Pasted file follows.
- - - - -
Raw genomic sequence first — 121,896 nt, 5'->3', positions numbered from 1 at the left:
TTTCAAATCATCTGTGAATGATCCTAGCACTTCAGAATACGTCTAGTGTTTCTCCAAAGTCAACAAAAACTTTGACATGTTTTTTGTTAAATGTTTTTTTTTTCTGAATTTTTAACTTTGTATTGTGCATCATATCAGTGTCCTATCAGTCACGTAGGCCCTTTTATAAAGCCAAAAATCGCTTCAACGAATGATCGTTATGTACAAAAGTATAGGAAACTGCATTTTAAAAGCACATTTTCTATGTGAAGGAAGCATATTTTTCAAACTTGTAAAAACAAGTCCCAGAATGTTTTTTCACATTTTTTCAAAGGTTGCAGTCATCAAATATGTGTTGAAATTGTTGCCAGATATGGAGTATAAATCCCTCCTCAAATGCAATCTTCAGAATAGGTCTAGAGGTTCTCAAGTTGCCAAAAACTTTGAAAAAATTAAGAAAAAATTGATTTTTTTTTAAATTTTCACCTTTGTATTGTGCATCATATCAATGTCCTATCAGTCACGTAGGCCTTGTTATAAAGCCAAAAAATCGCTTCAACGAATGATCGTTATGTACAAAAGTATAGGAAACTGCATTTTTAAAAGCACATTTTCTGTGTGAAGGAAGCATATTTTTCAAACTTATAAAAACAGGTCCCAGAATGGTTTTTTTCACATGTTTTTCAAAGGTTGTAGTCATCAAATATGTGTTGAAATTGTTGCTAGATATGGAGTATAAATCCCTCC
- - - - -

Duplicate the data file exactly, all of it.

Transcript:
Raw genomic sequence first — 121,896 nt, 5'->3', positions numbered from 1 at the left:
TTTCAAATCATCTGTGAATGATCCTAGCACTTCAGAATACGTCTAGTGTTTCTCCAAAGTCAACAAAAACTTTGACATGTTTTTTGTTAAATGTTTTTTTTTTCTGAATTTTTAACTTTGTATTGTGCATCATATCAGTGTCCTATCAGTCACGTAGGCCCTTTTATAAAGCCAAAAATCGCTTCAACGAATGATCGTTATGTACAAAAGTATAGGAAACTGCATTTTAAAAGCACATTTTCTATGTGAAGGAAGCATATTTTTCAAACTTGTAAAAACAAGTCCCAGAATGTTTTTTCACATTTTTTCAAAGGTTGCAGTCATCAAATATGTGTTGAAATTGTTGCCAGATATGGAGTATAAATCCCTCCTCAAATGCAATCTTCAGAATAGGTCTAGAGGTTCTCAAGTTGCCAAAAACTTTGAAAAAATTAAGAAAAAATTGATTTTTTTTTAAATTTTCACCTTTGTATTGTGCATCATATCAATGTCCTATCAGTCACGTAGGCCTTGTTATAAAGCCAAAAAATCGCTTCAACGAATGATCGTTATGTACAAAAGTATAGGAAACTGCATTTTTAAAAGCACATTTTCTGTGTGAAGGAAGCATATTTTTCAAACTTATAAAAACAGGTCCCAGAATGGTTTTTTTCACATGTTTTTCAAAGGTTGTAGTCATCAAATATGTGTTGAAATTGTTGCTAGATATGGAGTATAAATCCCTCC